También en marcha en OHSU, y pronto en el Centro Nacional d’Ophtalmologie des Quinze-Vingts, es otro ensayo clínico de Oxford Biomedica de la terapia génica para el síndrome de Usher tipo 1B (USH1B). Conocido como UshStat ™, el tratamiento ha sido seguro hasta ahora en cuatro pacientes. El Dr. Boye explicó que el gen defectuoso en USH1B afecta el movimiento de proteínas críticas entre los segmentos internos y externos de los fotorreceptores, que están conectados por una muy estrecha “carretera de un solo carril.” UshStat espera que pueda desatascar el tráfico por lo que los fotorreceptores pueden funcionar normalmente. Añadió que el tratamiento también se entrega a una capa de apoyo de células de la retina conocida como el epitelio pigmentario de la retina para reforzar el movimiento de los pigmentos que son importantes para la salud y la visión de la retina. 

    • 6) La degeneración macular relacionada con la edad húmeda (AMD)

Si bien hay tres tratamientos efectivos para la AMD húmeda – todos los cuales inhiben la pérdida de visión,-sellando vasos sanguíneos con fugas – que tienen que ser inyectado en el ojo sobre una base regular (con frecuencia mensual) para la vida del paciente. Sin embargo, como explicó el Dr. Michaelides, tres compañías diferentes – Oxford Biomedica, Avalancha Biotech y Genzyme – están desarrollando terapias de genes que funcionan de manera similar a los tratamientos existentes, pero están diseñados para requerir solamente una sola inyección para detener el crecimiento de vasos sanguíneos durante varios años. Si bien aún es temprano, ninguno de los estudios han informado de cualquier evento adverso hasta el momento.

Un dato final, más de 150 personas han recibido terapias génicas en la retina en estos estudios. 

Fuente: retinosispigmentaria.wordpress.com

Entrada publicada el Martes, 2 de julio de 2013 a las 13:58

Can DHA Save Your Vision?


Can DHA Save Your Vision?

Nov 29, 2012 09:52 am – Posted by Dr. Steve Rose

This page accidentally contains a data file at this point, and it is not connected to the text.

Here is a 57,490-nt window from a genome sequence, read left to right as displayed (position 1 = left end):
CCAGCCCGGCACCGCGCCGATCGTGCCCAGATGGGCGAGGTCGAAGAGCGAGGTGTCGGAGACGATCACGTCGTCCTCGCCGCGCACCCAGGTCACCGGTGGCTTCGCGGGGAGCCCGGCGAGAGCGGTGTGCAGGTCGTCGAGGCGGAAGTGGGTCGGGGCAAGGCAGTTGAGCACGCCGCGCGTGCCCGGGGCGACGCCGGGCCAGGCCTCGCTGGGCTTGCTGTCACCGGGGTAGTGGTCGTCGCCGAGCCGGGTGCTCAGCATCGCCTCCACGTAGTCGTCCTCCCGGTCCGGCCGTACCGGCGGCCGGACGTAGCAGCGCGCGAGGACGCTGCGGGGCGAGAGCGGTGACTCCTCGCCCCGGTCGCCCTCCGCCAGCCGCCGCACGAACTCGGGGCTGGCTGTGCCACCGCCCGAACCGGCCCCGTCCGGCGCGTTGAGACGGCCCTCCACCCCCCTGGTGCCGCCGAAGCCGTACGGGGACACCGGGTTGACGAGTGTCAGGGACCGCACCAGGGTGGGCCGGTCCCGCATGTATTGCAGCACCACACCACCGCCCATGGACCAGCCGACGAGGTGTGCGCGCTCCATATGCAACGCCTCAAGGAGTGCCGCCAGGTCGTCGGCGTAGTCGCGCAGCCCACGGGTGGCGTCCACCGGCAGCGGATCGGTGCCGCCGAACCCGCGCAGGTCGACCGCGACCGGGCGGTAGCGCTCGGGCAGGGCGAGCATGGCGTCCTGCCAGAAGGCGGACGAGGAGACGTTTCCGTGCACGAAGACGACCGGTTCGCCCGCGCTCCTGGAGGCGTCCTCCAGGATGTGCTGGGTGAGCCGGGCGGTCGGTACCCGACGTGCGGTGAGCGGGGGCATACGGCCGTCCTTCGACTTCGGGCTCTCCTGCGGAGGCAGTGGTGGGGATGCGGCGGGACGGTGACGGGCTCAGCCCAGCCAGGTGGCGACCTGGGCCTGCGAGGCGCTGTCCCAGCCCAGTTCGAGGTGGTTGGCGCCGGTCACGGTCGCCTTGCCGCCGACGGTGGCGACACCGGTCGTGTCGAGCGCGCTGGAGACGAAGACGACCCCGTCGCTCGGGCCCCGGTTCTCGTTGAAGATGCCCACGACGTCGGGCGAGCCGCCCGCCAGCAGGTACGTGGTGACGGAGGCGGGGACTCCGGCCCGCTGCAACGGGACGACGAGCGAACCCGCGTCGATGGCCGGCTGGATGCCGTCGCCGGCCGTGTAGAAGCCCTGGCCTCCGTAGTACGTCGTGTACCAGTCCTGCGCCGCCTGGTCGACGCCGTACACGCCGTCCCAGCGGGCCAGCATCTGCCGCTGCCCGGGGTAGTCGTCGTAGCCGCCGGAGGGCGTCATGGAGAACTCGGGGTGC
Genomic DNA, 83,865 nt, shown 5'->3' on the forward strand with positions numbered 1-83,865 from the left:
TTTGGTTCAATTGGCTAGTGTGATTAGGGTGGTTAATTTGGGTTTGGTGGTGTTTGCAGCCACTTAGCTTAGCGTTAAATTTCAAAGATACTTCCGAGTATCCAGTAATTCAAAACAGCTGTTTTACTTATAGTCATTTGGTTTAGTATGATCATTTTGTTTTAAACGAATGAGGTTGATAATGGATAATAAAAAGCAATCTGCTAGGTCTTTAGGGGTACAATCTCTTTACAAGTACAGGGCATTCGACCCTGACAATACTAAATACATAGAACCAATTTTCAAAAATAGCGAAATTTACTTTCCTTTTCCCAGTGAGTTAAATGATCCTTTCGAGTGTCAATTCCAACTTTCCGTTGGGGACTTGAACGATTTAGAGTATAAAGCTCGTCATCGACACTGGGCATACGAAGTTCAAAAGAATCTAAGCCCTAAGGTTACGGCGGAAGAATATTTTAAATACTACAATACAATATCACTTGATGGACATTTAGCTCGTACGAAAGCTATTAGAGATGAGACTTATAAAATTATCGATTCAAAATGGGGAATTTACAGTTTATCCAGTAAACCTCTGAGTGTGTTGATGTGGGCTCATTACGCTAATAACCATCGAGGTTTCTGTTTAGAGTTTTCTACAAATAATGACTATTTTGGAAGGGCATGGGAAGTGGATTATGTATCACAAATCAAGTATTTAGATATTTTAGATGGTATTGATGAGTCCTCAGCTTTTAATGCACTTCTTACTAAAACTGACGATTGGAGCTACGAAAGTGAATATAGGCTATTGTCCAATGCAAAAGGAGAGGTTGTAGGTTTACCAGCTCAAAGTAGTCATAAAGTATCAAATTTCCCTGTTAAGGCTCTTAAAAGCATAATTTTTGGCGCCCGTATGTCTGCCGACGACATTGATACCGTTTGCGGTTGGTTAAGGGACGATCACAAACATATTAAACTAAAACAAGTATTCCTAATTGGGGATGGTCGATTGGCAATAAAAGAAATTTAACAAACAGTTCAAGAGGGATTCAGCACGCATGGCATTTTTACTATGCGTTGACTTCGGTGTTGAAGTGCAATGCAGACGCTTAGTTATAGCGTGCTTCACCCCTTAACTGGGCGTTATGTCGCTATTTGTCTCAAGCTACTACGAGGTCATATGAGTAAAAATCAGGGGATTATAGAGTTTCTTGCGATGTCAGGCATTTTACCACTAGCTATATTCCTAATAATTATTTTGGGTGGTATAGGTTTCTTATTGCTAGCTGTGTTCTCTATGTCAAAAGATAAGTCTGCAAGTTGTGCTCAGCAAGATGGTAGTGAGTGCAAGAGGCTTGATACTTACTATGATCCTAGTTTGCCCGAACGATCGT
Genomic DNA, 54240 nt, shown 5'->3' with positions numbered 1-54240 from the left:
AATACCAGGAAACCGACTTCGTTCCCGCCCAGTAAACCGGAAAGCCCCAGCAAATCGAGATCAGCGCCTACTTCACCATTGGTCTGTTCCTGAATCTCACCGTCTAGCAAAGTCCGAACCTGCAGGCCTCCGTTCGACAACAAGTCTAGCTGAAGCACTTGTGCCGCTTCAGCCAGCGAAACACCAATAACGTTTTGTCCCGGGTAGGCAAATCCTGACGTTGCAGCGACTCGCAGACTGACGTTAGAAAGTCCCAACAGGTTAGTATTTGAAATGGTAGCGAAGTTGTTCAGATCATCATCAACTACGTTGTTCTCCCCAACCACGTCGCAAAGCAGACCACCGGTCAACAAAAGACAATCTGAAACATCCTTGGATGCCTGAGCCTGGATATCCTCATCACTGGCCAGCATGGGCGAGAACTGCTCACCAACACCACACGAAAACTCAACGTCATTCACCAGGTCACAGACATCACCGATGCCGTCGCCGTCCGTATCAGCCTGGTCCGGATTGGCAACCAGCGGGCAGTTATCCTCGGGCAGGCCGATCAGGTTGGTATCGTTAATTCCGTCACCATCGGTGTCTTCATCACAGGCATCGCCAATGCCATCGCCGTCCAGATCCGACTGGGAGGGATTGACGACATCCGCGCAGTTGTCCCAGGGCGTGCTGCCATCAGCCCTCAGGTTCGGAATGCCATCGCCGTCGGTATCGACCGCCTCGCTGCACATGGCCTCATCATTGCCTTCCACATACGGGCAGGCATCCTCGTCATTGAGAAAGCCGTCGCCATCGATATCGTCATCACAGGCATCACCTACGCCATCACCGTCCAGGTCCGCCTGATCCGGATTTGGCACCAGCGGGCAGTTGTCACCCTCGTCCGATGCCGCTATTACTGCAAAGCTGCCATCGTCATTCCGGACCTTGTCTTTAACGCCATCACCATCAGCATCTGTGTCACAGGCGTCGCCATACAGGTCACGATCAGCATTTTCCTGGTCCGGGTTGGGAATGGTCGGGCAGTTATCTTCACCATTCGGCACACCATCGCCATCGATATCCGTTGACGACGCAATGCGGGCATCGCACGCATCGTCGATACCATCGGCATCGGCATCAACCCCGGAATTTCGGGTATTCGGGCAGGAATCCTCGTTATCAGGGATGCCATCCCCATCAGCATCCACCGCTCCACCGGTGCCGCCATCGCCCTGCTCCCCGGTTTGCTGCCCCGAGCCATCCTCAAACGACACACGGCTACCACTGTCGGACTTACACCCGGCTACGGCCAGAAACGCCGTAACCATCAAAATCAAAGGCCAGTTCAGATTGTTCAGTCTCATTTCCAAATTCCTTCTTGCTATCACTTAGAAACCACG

A fish dishIt’s hard to miss the media hubbub about the potential health benefits of the omega-3 fatty acid called docosahexaenoic acid (DHA). Research has suggested that DHA in your diet is good for preventing and treating cardiovascular diseases, neurological conditions, depression and a slew of other conditions and maladies, including those that affect the retina. You can get DHA from eating coldwater oceanic fish, such as salmon, tuna, herring and sardines, as well as from vegetarian sources, including walnuts and flax seed. Fish-oil and vegetarian DHA supplements are also available at most supermarkets and drug stores.

DHA’s Role in Health So why is DHA thought to be such a powerful nutrient? Before birth and during infancy, DHA plays an essential role in the development of the entire nervous system, including the brain and retinas. Early in life, we get DHA while in the womb, and later from breast milk. (Infant formula is often supplemented with DHA.)

As we develop and mature, we get DHA from our diet. It continues to be critical to the structure, function and health of all cells of the body — especially cells called neurons, which transmit electrical information to and from the brain.

So can DHA help save vision for people affected by retinal diseases? While much of the research is ongoing, there is evidence that it can for some conditions. In another year or two, we are likely to know more about its potential for doing so.

We do know that DHA is prevalent in the retina. In fact, our photoreceptors, the neuronal cells that make vision possible, have more DHA than any other cells in our body. We also know that healthy levels of DHA in photoreceptors maximize retinal function and protect against damage from bright light exposure and oxidative stress. The latter is increased in people with age-related macular degeneration (AMD), retinitis pigmentosa (RP) and virtually all other retinal degenerative diseases.